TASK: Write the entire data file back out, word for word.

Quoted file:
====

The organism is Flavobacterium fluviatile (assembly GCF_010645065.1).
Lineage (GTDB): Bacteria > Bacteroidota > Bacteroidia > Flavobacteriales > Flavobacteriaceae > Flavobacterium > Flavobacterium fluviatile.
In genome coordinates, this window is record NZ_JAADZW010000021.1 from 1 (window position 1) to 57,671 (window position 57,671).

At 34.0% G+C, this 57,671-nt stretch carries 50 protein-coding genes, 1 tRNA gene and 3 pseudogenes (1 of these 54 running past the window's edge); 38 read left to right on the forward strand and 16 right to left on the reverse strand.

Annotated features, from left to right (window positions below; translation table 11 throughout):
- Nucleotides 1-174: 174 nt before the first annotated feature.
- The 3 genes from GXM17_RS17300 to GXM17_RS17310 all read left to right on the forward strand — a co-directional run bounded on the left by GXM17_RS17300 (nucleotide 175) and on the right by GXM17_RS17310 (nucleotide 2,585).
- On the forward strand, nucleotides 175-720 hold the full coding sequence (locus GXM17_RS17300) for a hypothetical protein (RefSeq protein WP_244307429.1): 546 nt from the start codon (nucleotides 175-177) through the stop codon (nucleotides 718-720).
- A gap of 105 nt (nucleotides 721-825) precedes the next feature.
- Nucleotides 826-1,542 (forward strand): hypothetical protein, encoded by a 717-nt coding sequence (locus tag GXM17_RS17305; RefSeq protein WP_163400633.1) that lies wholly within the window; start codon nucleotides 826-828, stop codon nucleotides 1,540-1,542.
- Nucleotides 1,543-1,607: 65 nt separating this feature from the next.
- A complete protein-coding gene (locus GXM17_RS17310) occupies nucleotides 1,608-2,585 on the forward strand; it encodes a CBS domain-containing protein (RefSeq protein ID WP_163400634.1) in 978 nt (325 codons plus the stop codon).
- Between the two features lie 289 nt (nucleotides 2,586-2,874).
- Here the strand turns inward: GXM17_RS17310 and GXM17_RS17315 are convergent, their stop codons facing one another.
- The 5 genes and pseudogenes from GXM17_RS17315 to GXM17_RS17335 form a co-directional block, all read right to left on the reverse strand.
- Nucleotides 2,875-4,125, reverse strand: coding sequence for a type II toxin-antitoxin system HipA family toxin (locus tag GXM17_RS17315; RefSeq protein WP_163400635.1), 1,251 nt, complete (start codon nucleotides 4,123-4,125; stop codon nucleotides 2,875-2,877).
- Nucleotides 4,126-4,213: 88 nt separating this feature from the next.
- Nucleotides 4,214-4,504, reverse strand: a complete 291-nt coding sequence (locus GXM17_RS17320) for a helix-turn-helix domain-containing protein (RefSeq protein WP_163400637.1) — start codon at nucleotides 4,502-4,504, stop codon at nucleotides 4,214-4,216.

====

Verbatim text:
The organism is Flavobacterium fluviatile (assembly GCF_010645065.1).
Lineage (GTDB): Bacteria > Bacteroidota > Bacteroidia > Flavobacteriales > Flavobacteriaceae > Flavobacterium > Flavobacterium fluviatile.
In genome coordinates, this window is record NZ_JAADZW010000021.1 from 1 (window position 1) to 57,671 (window position 57,671).

At 34.0% G+C, this 57,671-nt stretch carries 50 protein-coding genes, 1 tRNA gene and 3 pseudogenes (1 of these 54 running past the window's edge); 38 read left to right on the forward strand and 16 right to left on the reverse strand.

Annotated features, from left to right (window positions below; translation table 11 throughout):
- Nucleotides 1-174: 174 nt before the first annotated feature.
- The 3 genes from GXM17_RS17300 to GXM17_RS17310 all read left to right on the forward strand — a co-directional run bounded on the left by GXM17_RS17300 (nucleotide 175) and on the right by GXM17_RS17310 (nucleotide 2,585).
- On the forward strand, nucleotides 175-720 hold the full coding sequence (locus GXM17_RS17300) for a hypothetical protein (RefSeq protein WP_244307429.1): 546 nt from the start codon (nucleotides 175-177) through the stop codon (nucleotides 718-720).
- A gap of 105 nt (nucleotides 721-825) precedes the next feature.
- Nucleotides 826-1,542 (forward strand): hypothetical protein, encoded by a 717-nt coding sequence (locus tag GXM17_RS17305; RefSeq protein WP_163400633.1) that lies wholly within the window; start codon nucleotides 826-828, stop codon nucleotides 1,540-1,542.
- Nucleotides 1,543-1,607: 65 nt separating this feature from the next.
- A complete protein-coding gene (locus GXM17_RS17310) occupies nucleotides 1,608-2,585 on the forward strand; it encodes a CBS domain-containing protein (RefSeq protein ID WP_163400634.1) in 978 nt (325 codons plus the stop codon).
- Between the two features lie 289 nt (nucleotides 2,586-2,874).
- Here the strand turns inward: GXM17_RS17310 and GXM17_RS17315 are convergent, their stop codons facing one another.
- The 5 genes and pseudogenes from GXM17_RS17315 to GXM17_RS17335 form a co-directional block, all read right to left on the reverse strand.
- Nucleotides 2,875-4,125, reverse strand: coding sequence for a type II toxin-antitoxin system HipA family toxin (locus tag GXM17_RS17315; RefSeq protein WP_163400635.1), 1,251 nt, complete (start codon nucleotides 4,123-4,125; stop codon nucleotides 2,875-2,877).
- Nucleotides 4,126-4,213: 88 nt separating this feature from the next.
- Nucleotides 4,214-4,504, reverse strand: a complete 291-nt coding sequence (locus GXM17_RS17320) for a helix-turn-helix domain-containing protein (RefSeq protein WP_163400637.1) — start codon at nucleotides 4,502-4,504, stop codon at nucleotides 4,214-4,216.